Even the Nebraska airman’s wardrobe was premeditated on the day he committed murder, prosecutors said.
In a handwritten journal, Airman 1st Class Timothy Wilsey, 21, described how he wore a shirt featuring Batman villain the Joker for his first date with a fellow airman he was plotting to kill in August 2016. “I thought it would be funny to wear a shirt of a sociopathic serial killer while committing a murder,” Wilsey wrote, according to the Omaha World-Herald.
After putting on the shirt, Wilsey went to 20-year-old Airman 1st Class Rhianda Dillard’s dorm room at Offutt Air Force Base in Nebraska, where the pair planned to watch television together. But Wilsey was the only one to emerge from the room alive, the Associated Press reports.
First, Wilsey wrapped his arm around Dillard’s neck, prosecutors said, adding that Dillard likely expected Wilsey’s touch would be her first brush with intimacy. Then Wilsey started attacking her. He sat on top of her and used both his hands to strangle her, the World-Herald reports. Dillard’s body was found three days later. Surveillance camera footage caught Wilsey walking out of the room nonchalantly the day of the murder, holding a box of Oreos.
“He chose her because he thought no one would care about her,” Major Ryan Reed, a military prosecutor, said at the sentencing Tuesday, according to the newspaper. “He used his charm, he used his charisma, to gain her trust.”
Wilsey pleaded guilty last week to premeditated murder in Dillard’s death. He was caught 11 days after her killing in Emporia, Virginia, AP reports — and on him at the time was the journal recounting the brutal, graphic details of the crime. It also contained visions of the criminal future Wilsey was imagining.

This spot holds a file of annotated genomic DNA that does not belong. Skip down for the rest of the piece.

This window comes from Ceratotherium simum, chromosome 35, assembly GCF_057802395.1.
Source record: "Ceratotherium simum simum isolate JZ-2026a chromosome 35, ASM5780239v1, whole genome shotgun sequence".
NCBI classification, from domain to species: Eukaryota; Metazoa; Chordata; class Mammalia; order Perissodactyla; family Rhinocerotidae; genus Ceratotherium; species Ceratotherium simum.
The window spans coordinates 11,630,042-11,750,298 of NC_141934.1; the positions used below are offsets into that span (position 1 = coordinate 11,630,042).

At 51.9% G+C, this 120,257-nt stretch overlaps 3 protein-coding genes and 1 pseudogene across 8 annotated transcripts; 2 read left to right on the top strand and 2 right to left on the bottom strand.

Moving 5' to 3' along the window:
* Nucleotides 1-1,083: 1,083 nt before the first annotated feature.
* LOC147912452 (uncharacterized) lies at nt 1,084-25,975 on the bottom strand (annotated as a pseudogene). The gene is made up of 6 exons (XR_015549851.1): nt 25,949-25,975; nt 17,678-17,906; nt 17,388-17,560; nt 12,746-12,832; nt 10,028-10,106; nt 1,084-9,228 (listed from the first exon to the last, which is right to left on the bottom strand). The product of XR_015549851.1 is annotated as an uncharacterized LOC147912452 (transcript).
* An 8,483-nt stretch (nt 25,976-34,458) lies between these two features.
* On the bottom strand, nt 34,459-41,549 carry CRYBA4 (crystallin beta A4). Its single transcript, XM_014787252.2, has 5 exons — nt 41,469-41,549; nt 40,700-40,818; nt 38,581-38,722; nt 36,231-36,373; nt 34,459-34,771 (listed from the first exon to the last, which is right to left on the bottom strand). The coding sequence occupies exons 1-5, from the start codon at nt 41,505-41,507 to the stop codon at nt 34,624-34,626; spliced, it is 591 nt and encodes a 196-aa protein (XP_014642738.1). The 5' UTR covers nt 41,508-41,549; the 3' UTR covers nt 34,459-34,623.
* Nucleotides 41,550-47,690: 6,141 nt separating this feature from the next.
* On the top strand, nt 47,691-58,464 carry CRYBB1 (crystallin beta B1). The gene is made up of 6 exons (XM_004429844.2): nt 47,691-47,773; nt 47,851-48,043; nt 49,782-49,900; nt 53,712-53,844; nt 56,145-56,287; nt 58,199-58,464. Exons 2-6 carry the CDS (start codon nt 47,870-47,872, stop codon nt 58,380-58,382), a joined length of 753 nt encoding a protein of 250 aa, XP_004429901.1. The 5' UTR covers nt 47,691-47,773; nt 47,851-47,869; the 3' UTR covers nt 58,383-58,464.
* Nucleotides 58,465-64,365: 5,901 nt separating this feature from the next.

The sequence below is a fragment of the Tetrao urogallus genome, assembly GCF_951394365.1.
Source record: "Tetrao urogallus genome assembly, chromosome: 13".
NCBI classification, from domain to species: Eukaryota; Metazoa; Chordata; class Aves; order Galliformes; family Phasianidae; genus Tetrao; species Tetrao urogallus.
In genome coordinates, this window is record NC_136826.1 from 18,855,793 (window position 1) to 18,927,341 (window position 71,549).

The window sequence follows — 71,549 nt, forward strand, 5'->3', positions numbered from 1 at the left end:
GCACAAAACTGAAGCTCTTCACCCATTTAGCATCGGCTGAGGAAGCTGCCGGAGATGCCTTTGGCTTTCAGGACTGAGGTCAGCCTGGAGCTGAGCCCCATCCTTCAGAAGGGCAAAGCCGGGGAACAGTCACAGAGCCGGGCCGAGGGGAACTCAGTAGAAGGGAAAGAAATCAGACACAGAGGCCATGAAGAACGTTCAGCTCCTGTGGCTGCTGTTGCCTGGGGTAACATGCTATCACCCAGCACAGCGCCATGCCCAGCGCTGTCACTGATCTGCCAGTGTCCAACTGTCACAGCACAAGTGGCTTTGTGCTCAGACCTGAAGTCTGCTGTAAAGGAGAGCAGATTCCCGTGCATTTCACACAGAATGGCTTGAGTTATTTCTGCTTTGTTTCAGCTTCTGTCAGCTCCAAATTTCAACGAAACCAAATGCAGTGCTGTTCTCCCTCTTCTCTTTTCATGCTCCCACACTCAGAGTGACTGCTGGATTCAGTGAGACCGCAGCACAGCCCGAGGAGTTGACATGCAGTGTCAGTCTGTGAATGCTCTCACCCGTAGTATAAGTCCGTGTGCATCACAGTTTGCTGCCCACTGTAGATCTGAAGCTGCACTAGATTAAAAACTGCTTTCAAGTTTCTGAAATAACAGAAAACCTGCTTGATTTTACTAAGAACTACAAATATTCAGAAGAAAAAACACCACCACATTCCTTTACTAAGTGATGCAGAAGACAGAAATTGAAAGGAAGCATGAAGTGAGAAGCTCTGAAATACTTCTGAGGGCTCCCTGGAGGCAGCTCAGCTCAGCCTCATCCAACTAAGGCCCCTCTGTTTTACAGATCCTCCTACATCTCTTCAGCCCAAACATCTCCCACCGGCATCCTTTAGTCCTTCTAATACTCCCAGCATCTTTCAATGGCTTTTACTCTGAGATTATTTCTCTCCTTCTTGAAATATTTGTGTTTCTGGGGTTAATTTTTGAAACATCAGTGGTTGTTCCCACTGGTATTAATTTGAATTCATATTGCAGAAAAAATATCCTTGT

“I just enjoy killing. Simple as that,” Wilsey wrote in the journal, according to the World-Herald. He attributed his actions to “a hunger, a thirst, a craving” to murder. He also wrote about how he planned to make it as a professional hitman in a New York drug gang someday.
“Nobody ever got famous for killing just one person,” Wilsey wrote, according to the newspaper.
Dillard had enlisted in the Air Force after she graduated from high school a few years ago near Biloxi, Mississippi. She was a cyber systems operations specialist with the base’s 55th Strategic Communications Squadron, according to the base. Prosecutors described Dillard as ambitious and bookish. Wilsey wrote in his journal that he targeted her because she appeared lonely and didn’t have many friends at the base, the World Herald reports.
She arrived in Nebraska in March, just six months before her death, according to the base.
“Airman Dillard was a valued member of the 55th Wing and we send our deepest condolences to her family and friends,” Offutt Air Force Base said in a statement following her death.
In court as he pled guilty last week, Wilsey apologized to the Air Force, his family and the victim’s family, KETV reports.
But the victim’s mother said his apology wasn’t real, and told the TV station she would like to see the harshest sentence possible: life in prison with no possibility of parole. The most lenient sentence would be life behind bars with the possibility of parole.
“I’m hoping life without a parole. If I don’t get that, I want the life with 20, but mainly life,” Elizabeth Dillard, the victim’s mother, told the TV station.
Wilsey’s sentence is expected Wednesday.